Archive for May, 2014

Playdough: Ingredients

  • quarter cup salt
  • 2 cups water
  • 2 cups of flour
  • 4 table spoons of cream of tartar
  • 2 table spoons oil

Method

  1. Mix the salt and water together on a stove on medium heat in a heavy bottom pot.
  2. Take off the stove when it reaches boiling point and mix in the 2 cups of flour and cream of tartar.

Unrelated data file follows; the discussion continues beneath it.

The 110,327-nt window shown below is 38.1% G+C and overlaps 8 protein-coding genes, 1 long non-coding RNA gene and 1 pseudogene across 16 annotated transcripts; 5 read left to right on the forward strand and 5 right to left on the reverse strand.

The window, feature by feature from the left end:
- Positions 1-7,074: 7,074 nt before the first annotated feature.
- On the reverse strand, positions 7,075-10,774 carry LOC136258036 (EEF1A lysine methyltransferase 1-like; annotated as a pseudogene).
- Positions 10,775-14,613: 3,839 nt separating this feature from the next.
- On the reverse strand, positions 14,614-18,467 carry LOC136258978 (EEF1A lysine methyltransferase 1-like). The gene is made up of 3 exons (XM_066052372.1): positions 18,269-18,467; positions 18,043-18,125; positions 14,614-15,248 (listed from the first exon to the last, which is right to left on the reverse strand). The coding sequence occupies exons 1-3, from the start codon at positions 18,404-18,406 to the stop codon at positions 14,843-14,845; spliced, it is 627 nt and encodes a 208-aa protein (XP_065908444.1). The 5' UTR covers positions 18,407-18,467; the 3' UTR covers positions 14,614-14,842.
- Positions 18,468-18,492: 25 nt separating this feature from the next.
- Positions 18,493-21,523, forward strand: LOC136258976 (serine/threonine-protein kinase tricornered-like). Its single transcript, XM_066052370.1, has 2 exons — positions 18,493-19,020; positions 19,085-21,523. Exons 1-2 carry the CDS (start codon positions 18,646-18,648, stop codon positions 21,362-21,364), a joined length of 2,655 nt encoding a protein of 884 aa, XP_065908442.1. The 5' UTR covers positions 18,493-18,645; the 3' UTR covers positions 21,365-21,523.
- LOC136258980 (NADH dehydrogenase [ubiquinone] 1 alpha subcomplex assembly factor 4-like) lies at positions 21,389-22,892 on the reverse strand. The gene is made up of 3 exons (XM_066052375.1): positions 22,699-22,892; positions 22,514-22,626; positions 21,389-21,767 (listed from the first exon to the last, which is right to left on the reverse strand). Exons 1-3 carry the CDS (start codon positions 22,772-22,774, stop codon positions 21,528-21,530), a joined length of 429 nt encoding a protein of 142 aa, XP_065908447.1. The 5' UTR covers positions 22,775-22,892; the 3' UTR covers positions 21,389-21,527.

3. Mix well till it forms a ball in the centre of the hot pot, then throw it out on the table and knead with you hands.
  4. You can split into smaller balls and colour separately with a few drops of food colouring (essence optional).
  5. Cool and wrap in cling wrap and store in fridge.

Have fun!